It also had a hit single, thanks to the show. “Pretty Vegas,” penned by Fortune and two other contestants to a melody written by Andrew Farriss, was a Top 10 hit in Australia and New Zealand and even cracked the Top 40 in the U.S., where it went gold. The single is undeniably catchy and is one of the few times on the album where Fortune distinguishes himself from his predecessor. The song isn’t as good as previous INXS songs, but it’s a fine addition to the band’s catalogue, and hints at where the band could have gone with its new lead singer. After all, while Fortune does sound a lot like Hutchence in places, he has a bit more muscle and heft – particularly on the band’s harder rocking songs.
Unfortunately, the band doesn’t seem interested in exploring new territory with Fortune, who seems as if he’s mainly there to sound like Hutchence and look good in photo and video shoots. For one thing, Switch came out a mere two months after Fortune won Rockstar – hardly enough time for him to write lyrics for a full album’s worth of songs. Most likely, this album was nearly complete before they hired Fortune – they just had him write a few lyrics and otherwise sing as he was told. Indeed, Fortune only has three co-writing credits on the album – including “Pretty Vegas,” which was written while he was on the show. Instead, the album features co-writing credits from several outside collaborators – a first for INXS. Producer Guy Chambers, best known for his work with Robbie Williams, has two co-writing credits, as do hitmakers extraordinaire The Matrix. Andrew Farriss wrote the lion’s share of the album – and he’s always been a capable songwriter even without Hutchence. However, this album is not the best representation of his talents. Perhaps he and Fortune didn’t click as a songwriting team – which then begs the question as to why INXS chose him in the first place.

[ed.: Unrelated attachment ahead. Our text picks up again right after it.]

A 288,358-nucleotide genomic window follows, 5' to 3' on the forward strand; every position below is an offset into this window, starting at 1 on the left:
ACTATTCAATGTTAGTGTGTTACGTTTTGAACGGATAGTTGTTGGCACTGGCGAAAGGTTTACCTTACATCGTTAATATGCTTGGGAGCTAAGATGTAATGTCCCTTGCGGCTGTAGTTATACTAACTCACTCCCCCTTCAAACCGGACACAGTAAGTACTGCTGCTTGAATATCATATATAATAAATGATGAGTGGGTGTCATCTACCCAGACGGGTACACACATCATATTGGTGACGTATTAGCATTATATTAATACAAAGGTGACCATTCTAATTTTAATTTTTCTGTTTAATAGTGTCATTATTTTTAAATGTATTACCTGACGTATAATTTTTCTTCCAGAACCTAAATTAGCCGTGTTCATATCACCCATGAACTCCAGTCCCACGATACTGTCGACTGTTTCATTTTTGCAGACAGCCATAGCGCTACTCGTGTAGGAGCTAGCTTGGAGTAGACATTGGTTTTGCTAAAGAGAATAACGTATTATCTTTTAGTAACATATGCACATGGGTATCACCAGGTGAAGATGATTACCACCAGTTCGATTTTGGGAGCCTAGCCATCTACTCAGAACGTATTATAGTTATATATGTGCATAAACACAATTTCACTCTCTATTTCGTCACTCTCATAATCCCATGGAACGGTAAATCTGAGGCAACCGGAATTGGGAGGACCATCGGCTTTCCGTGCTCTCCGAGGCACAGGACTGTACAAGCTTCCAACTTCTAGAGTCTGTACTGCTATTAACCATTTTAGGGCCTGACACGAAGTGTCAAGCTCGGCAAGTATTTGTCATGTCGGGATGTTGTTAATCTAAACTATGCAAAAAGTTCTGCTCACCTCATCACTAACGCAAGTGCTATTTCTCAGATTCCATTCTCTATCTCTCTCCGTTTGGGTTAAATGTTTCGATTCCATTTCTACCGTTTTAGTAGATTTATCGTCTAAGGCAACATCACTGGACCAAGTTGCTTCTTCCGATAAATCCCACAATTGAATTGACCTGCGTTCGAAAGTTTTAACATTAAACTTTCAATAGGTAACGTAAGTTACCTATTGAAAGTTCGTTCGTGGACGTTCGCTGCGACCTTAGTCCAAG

In fact, one of the criticisms of the Rockstar show was that Fortune finished in the bottom tier of singers as voted by the fans on multiple occasions yet still beat out, arguably, the most popular contestant, runner-up Marty Casey. The Chicago-based Casey says he tried to challenge the band to evolve and change their sound – something he thinks contributed to his loss. “I made it clear that I thought, since INXS kinda created the genre that is dance-rock, and since there’s so many bands doing that now, they should re-create it,” Casey said in 2006. “Kinda like U2 went for it with Achtung Baby, and created a new sound. I think that actually hurt me, because I think they just wanted to continue their progression and make a new record based on what they’d done in the past.”
He may have been on to something. Most of Switch simply sounds like reheated songs from the INXS archives with Fortune doing his best Hutchence impersonation. On “Devil’s Party,” Fortune alternates between low-register on the verses and full voice on the chorus much like how Hutchence used to. The song itself sounds like a reject from Elegantly Wasted or a bad sequel to “Devil Inside.” “Never Let You Go” sounds like an outtake from The Swing. “Like it Or Not” harkens back to Listen Like Thieves with slightly distorted vocals a la Welcome to Wherever You Are.
Meanwhile INXS’s departed frontman looms large over Switch. Second single “Afterglow” is a tribute to Hutchence, with his ex-bandmates and successor acknowledging to him that they’re all “living in your afterglow.” Album closer and fifth single (yeah, this album actually had five singles) “God’s Top Ten” is a sentimental song about Hutchence, his partner Paula Yates and their daughter, Tiger Lilly, that features fellow Rockstar contestant Suzie McNeil in a duet with Fortune.
These two tribute songs, as well as “Pretty Vegas” are the highlights of this otherwise dull and by-the-numbers album. Switch feels like the obligatory leftovers album that a band releases after its breakup to fulfill contractual obligations – only INXS hoped to use it as a springboard to a new beginning.
In that regard, the album failed miserably. Switch cheapened the band’s legacy and demonstrated that Hutchence really was too big a loss to sustain. After a tumultuous tour with Fortune (during which he may or may not have developed a drug problem – depending on whom you ask), the band fired him (or didn’t). They brought him back again in 2011 and then fired him, again. After a farewell tour with singer Ciaran Gribbin in 2011, the band officially called it quits.
That is, until they decide to do a new version of Rockstar: INXS. Considering they’re rebooting everything these days, maybe that day could come sooner rather than later.